LSU sophomore quarterback Anthony Jennings made a statement last season when he replaced an injured Zach Mettenberger and led the Tigers on a 99-yard, game-winning touchdown drive in a come from behind win against Arkansas to close the regular season.
With a comeback victory and a bowl game under his belt, Jennings seemed poised to take the reigns and took steps in the offseason to ensure he was prepared.
“I have taken the biggest strides forward by just coming every day and trying to get better with the offense, leadership and mechanics,” Jennings said. “It’s really about getting better every day, and I am ready for the challenge.”
But the statement Jennings made last fall lost some of its luster this spring upon the arrival of freshman quarterback Brandon Harris.
Harris out-performed Jennings in LSU’s annual spring game, leaving the quarterback position in limbo and leaving Jennings uncertain of his role for the upcoming season.
In fact, LSU coach Les Miles and offensive coordinator Cam Cameron have stopped mentioning his name in press conferences. Instead, he is referred to as one of many quarterbacks jockeying for the starting job.
“There’s no such thing as a backup here,” Cameron said. “There’s a first starter, a second starter, a third starter, a fourth starter and a fifth starter. We’re not going to keep anybody in that room that doesn’t meet that expectation.”
But the literal race of arms between Jennings and Harris has remained so close that Miles has refrained from naming a starting quarterback until days before the Tigers’ season opener against No. 14 Wisconsin.
Even Harris struggles deciphering what separates the two.
“Honestly, I couldn’t tell you,” Harris said. “He’s a guy that can run just like I can run. He’s a guy who can throw just like I can throw. I don’t know anything that may separate us from each other. I’m taller, he’s shorter. I don’t know.”
To ensure a lack of speculation, Miles has avoided using either quarterback’s name when referring to their performances in preseason scrimmages.
To add one more layer of mystery to the situation, neither quarterback has been made available to talk to the media since LSU Football Media Day on August 10.
“There are days when one quarterback shines a little bit more than the other quarterback,” Miles said. “Then there are those days where the other quarterback shines, and the other guy can’t get out of his shadow.”
Jennings will have to find a way to separate himself from Harris if he wants the honor of starting for the Tigers, but that has proven to be easier said than done.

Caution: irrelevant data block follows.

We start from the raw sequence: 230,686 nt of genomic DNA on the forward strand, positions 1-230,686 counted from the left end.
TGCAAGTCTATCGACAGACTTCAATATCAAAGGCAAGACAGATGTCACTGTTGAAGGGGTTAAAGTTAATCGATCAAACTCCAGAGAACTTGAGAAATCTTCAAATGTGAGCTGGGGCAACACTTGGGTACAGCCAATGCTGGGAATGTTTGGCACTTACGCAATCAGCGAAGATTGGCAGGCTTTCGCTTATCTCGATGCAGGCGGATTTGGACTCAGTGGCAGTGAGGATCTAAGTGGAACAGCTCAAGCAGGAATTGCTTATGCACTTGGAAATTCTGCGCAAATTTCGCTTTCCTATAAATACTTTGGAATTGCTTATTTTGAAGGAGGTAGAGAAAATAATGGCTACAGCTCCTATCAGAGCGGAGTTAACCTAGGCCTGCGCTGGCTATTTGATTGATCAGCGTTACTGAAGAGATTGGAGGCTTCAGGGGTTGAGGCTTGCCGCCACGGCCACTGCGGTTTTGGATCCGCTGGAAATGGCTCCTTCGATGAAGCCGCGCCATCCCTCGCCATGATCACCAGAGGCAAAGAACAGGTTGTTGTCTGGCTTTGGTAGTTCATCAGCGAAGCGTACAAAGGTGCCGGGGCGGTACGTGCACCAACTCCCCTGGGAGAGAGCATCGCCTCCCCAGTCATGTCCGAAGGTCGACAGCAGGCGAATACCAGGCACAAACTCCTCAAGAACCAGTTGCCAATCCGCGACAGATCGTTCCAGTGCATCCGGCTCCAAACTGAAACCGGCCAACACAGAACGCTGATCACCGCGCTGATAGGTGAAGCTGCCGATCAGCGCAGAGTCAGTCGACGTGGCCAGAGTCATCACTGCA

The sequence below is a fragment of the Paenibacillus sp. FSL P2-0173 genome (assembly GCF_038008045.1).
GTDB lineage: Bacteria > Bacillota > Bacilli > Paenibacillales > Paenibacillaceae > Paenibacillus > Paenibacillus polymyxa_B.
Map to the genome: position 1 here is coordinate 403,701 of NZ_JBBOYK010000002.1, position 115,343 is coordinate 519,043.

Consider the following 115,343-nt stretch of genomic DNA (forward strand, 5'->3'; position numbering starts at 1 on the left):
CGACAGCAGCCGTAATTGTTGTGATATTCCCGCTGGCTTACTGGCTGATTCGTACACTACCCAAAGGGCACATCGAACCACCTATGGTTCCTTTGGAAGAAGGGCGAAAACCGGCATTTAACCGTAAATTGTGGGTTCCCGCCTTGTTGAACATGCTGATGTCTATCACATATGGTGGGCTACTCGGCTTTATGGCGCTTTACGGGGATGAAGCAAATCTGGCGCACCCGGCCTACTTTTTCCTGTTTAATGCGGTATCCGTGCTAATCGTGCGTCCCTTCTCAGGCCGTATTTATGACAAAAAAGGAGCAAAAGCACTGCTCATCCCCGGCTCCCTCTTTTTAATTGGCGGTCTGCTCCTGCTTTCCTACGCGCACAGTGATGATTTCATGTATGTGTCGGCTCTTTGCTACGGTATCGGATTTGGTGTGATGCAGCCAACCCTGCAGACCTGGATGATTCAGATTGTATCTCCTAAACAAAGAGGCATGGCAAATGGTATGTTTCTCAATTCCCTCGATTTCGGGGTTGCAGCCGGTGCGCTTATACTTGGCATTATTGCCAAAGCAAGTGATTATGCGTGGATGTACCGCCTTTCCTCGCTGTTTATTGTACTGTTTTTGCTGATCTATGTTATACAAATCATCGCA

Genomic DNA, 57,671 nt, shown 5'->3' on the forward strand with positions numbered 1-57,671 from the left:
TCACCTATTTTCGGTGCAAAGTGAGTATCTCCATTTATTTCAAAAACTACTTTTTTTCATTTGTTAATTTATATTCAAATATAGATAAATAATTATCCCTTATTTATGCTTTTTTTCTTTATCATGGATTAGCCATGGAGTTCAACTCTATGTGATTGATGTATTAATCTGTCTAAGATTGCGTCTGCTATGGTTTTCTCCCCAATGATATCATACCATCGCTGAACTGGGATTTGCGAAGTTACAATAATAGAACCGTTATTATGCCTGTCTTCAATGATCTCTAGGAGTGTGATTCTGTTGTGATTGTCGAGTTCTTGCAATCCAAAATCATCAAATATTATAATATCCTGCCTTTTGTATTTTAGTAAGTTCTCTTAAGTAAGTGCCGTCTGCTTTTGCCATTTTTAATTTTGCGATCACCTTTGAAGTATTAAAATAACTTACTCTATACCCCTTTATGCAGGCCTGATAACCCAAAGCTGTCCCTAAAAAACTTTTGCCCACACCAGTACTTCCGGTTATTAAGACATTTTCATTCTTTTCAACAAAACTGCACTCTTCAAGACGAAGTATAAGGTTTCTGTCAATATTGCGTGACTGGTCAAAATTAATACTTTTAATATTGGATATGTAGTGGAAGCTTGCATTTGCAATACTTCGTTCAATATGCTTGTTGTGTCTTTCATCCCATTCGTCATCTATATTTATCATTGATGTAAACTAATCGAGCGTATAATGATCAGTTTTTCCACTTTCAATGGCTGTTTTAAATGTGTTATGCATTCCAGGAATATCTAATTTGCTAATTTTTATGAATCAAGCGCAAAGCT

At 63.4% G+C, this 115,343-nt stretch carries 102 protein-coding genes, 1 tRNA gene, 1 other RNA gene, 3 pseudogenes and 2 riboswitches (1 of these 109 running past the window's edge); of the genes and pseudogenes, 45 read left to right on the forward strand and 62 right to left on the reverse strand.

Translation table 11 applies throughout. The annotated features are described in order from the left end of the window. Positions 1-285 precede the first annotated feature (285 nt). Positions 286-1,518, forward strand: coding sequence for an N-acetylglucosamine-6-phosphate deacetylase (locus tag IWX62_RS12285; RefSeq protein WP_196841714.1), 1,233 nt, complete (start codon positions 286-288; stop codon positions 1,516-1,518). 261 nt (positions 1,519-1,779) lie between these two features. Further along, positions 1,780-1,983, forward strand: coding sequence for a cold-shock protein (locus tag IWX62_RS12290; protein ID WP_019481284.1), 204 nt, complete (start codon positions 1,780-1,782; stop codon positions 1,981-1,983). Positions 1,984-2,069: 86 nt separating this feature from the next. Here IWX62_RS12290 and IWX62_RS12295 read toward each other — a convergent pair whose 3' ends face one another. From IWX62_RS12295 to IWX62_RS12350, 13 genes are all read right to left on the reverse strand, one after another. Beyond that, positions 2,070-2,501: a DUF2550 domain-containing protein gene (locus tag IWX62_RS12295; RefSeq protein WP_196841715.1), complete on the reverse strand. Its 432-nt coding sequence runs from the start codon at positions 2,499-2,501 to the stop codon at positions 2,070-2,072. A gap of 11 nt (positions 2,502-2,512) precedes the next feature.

Cameron said the deciding factor may not even be a tangible asset.
“For some reason, two guys with the same stats, same height, same everything can trot out there and one guy makes everybody else play better, and the other guy just kind of plays in a bubble,” Cameron said. “The problem is I think we have at least two guys who can go out and inspire others to play well.
LSU is no stranger to quarterback controversy. Marcus Randall battled Matt Mauck in 2003 and JaMarcus Russell in 2004. More recently, Miles did not shy away from splitting minutes between Jarrett Lee and Jordan Jefferson in 2010 and during LSU’s run to the BCS National Championship game in 2011.
“The way we work together, everybody gets better,” Cameron said. “The room gets better and one guy goes down, you can come out and put the ball right there with 99 and three-quarter yards to go, and we don’t blink. We go right down the field and throw the winning touchdown.”
Even with his starting spot on the line, the high stakes and intense competition haven’t jaded Jennings, who said he and Harris share a mutual respect, support each other and havee same goal: to lead the Tigers to victory.
“We push each other to get better each day,” Jennings said. “I wish the best for him, and he wishes the best for me. We always push each other to the extent we didn’t think possible.”
Should Jennings win the job, he will have earned it, something Cameron said will only make him better.
“[Minnesota Vikings offensive coordinator] Norv Turner made the statement, ‘I have never seen a quarterback benefit from not earning the job’,” Cameron said. “I’m confident that Les [Miles] knows what a guy needs to do to be his quarterback. Sometimes you can quantify it, sometimes you can’t.”